noted for her color blending technique, basket artist marilyn moore weaves multiple strands of fine wires and threads, adding one new strand at a time. her technique is labor intensive, requiring a great deal of patience and mental energy. the practice is reminiscent of a meditation exercise. the result? iridescent baskets that seem to capture the light from within.


pandora's box

"It is that serendipitous coming together of the unexpected . . . a tiny orange mushroom on the forest floor, a flash of silk caught by a branch . . . I believe in Enchantment in her highest form. Not as an escape from reality, but as a window into what is possible in that fertile and complex world of imagination." Marilyn Radzat

the rich, sumptuous colors and textures of marily radzat's assemblage dolls invite you into a world of fantasy and surprise. antique beaded fabric, tiny mirrored tiles and shells adorn this unique doll, but wait! pandora is a vessel. yes, a vessel formed from a gourd, and what is that hiding inside? the seven deadly sins. good way to check in with our temptations at the start of a new week.



“I really like the permanence of what I do. That something I do today draws you in and keeps you there a long, long time. I like things that float…I can’t help it! Hinges, doors waiting to be opened, things that make little shaking noises. After all, where’s the fun if you can’t play with your jewelry?” Chihiro Makio

chihiro makio’s ‘tea for two’ is a playful, surprising piece of holloware and a 2006 saul bell award winner (second place, holloware). In 2003 makio also won second place and with work like this, i have no doubt that she’ll be back in the winner's circle in years to come.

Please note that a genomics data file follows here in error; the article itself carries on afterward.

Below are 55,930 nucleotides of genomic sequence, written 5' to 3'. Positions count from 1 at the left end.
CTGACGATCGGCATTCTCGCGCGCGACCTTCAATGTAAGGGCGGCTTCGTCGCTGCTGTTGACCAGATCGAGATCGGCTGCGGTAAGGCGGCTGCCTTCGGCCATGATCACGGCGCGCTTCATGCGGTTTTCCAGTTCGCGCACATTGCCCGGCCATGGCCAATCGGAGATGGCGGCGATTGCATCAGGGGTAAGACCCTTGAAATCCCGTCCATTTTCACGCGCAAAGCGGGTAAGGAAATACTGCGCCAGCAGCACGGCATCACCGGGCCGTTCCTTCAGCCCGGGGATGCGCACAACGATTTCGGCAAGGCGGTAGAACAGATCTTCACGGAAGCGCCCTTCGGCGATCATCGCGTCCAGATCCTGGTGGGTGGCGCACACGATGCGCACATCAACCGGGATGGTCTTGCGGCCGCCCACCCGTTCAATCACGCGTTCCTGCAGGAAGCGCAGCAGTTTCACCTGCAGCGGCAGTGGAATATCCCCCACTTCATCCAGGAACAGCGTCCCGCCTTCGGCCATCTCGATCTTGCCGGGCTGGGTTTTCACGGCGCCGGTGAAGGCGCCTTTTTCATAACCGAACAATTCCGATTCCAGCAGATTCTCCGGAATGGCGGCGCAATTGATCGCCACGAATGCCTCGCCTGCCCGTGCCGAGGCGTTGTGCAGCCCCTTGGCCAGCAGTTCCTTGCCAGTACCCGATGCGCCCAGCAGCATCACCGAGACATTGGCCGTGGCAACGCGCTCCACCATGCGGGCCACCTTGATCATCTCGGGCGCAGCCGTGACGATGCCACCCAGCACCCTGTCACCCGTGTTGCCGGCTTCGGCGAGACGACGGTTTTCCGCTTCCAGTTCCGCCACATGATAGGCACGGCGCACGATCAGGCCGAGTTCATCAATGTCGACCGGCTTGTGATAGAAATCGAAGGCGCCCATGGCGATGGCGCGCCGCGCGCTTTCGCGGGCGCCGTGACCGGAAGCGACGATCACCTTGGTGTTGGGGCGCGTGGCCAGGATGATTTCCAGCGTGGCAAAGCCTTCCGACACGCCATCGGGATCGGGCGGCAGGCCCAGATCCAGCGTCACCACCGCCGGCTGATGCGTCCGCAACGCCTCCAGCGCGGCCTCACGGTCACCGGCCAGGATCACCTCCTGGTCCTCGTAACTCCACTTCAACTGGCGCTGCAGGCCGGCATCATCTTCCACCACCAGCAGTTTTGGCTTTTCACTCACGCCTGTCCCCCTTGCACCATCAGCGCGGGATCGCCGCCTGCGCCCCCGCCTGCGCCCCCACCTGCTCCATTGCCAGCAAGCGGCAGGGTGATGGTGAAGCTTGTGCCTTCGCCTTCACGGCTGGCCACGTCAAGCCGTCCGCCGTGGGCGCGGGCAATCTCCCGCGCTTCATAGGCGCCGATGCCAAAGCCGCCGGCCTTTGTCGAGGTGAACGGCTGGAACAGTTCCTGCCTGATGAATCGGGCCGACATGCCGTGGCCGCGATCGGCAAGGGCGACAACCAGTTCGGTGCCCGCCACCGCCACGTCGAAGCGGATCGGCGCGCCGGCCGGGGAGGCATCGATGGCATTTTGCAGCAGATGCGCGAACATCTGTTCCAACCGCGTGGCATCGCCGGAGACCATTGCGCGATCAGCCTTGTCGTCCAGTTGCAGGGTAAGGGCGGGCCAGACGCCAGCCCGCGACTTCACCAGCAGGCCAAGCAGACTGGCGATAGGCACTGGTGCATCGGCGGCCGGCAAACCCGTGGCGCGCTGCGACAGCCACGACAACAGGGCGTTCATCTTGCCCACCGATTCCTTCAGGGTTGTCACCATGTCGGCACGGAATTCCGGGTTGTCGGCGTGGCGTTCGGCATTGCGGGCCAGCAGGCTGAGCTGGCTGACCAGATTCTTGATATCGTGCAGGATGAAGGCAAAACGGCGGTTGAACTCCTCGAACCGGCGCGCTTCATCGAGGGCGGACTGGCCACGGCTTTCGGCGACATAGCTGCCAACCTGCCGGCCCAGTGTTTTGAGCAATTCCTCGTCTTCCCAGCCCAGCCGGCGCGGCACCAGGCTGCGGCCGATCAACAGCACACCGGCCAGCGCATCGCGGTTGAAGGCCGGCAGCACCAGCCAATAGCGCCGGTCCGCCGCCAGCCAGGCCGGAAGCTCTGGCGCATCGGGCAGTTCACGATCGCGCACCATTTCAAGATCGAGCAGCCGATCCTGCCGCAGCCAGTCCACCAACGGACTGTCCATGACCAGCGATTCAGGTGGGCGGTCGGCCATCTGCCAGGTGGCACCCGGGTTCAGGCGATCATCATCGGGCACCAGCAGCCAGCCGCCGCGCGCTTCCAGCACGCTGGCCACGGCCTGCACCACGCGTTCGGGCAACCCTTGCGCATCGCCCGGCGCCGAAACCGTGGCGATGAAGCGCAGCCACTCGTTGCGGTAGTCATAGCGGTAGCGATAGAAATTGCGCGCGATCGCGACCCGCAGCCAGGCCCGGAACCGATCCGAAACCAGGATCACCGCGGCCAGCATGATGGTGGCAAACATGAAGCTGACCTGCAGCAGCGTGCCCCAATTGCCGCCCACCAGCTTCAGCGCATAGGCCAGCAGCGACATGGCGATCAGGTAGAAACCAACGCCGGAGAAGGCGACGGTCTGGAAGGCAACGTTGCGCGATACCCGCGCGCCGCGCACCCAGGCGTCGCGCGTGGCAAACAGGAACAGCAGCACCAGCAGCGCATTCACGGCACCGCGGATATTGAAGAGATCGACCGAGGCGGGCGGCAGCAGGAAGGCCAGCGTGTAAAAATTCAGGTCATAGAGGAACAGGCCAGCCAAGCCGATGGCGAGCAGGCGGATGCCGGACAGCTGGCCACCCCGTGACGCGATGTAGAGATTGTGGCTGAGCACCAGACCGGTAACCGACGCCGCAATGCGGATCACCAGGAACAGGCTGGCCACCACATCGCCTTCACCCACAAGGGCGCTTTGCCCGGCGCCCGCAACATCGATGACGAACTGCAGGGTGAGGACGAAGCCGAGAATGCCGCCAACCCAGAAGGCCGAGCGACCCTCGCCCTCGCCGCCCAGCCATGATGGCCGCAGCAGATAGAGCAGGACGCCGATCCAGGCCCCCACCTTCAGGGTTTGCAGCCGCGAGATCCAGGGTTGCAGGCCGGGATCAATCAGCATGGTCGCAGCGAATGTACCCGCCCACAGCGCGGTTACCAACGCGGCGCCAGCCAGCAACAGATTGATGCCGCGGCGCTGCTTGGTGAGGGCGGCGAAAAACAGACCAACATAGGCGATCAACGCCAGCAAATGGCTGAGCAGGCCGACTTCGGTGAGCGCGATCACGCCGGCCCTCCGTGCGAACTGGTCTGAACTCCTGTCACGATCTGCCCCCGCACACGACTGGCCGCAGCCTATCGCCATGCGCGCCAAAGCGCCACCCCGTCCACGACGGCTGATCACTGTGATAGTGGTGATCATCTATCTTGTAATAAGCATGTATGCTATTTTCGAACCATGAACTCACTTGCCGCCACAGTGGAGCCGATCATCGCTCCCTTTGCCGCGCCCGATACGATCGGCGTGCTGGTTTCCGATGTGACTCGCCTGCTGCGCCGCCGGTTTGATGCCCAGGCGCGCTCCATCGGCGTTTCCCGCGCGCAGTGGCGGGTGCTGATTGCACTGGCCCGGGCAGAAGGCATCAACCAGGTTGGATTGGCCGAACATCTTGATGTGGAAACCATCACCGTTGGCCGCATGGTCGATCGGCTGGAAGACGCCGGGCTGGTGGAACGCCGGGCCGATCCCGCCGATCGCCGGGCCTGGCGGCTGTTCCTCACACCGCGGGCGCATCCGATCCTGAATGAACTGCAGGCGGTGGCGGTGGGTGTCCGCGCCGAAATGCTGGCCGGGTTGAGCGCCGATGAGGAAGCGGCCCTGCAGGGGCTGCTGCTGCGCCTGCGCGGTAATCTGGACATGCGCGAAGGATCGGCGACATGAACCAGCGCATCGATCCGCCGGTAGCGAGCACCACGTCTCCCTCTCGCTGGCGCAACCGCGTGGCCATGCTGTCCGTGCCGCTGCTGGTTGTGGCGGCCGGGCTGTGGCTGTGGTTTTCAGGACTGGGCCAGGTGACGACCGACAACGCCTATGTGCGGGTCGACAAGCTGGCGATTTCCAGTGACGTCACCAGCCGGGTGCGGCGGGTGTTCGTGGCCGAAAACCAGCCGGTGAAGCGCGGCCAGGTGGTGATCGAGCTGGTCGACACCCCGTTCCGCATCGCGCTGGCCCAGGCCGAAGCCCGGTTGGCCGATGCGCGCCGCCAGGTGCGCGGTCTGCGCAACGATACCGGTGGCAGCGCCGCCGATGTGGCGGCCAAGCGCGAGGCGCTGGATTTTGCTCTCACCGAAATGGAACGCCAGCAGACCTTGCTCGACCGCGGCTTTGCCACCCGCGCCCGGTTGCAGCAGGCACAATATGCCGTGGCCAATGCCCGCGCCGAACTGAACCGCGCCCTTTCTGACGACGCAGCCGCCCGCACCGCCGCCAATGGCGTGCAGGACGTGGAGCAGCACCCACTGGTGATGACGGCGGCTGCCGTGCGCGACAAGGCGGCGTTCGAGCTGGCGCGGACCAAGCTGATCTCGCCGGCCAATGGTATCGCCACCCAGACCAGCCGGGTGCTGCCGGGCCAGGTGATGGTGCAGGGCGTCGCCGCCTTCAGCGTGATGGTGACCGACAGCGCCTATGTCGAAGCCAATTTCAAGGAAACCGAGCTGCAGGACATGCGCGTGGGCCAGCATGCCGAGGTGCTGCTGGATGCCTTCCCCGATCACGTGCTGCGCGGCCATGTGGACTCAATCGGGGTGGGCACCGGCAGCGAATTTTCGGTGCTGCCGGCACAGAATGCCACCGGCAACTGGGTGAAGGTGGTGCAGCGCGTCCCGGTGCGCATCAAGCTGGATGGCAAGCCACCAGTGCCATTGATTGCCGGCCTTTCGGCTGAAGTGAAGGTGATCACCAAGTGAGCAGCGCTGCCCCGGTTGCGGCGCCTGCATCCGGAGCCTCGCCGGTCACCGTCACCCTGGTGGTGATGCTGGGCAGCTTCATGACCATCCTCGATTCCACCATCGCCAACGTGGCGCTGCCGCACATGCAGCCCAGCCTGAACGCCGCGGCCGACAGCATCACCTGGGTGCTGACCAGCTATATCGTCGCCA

thanks to judy dunn for bringing this gem to my attention. dunn is also an award winning artist. if her polymer clay vessels were miniature, they would fit right in with makio’s tea party: pear and apple shaped boxes replete with colorful embellishments and dunn's original drawings. (see below) they are, um, well…delicious.

judy, judy, judy

"My inspirations for a piece may be a pattern or design that sticks in my mind, or something blooming in my garden, or the symbolism of a crane or koi. As the piece unfolds, there is an element of surprise for me, and many choices to make along the way....from pallette, to backing for a piece of jewelry, to what will layer over my drawings. I find that the piece guides me." Judy Dunn


walking tall

"The sculptures are, for me, a way of celebrating life and the secret wonders of burls and roots in the South of France." Alain Mailland

alain mailland is a woodturner who specializes in hollowing, sculpting fragile pieces of burls and colorful roots from his beloved french countryside. at one time a carpenter, mason and roofer, several years ago he turned his attention to art and now teaches and exhibits worldwide. indeed, his work is otherworldly. in a good way.


rose bowl

"As a lampworker and artist, my interests currently are in two directions. One being technical lampwork, represented in my work by thin, classical, wine glasses and vessel styles influenced by the Venetian tradition. The other is a strong interest in large scale sculptural and architectural art." David Willis

david willis' joyful glass botanicals offer a riot of color and the graceful curves of the real thing. with titles like 'life has enough thorns' and 'looking at the world through rose lenses' you get the sense that this widely exhibited glass artist is thoroughly enjoying himself. look a little closer and you see the delicate details that reveal a master at work.



"I love Mid-Century design. Objects and materials from the 30’s, 40’s and 50’s. Things like linoleum flooring, Formica® table tops, and Fiesta® dinnerware. An Eames chair, screenprinted rayon textiles and Bakelite® jewelry are all favorites." SL Savarick

perseverence and persistence payoff. take a look at sl savarick's finely crafted, highly detailed polymer clay inro and purses and you will quickly see what i mean. impressive. it is evident that he has spent years studying, practicing and experimenting. multi-layered silk screened images are an elegant surface treatment for these beauties. they've got pursonality, don't you think? savarick will be unveiling a new line of work just in time for the new year. patience my dears, patience.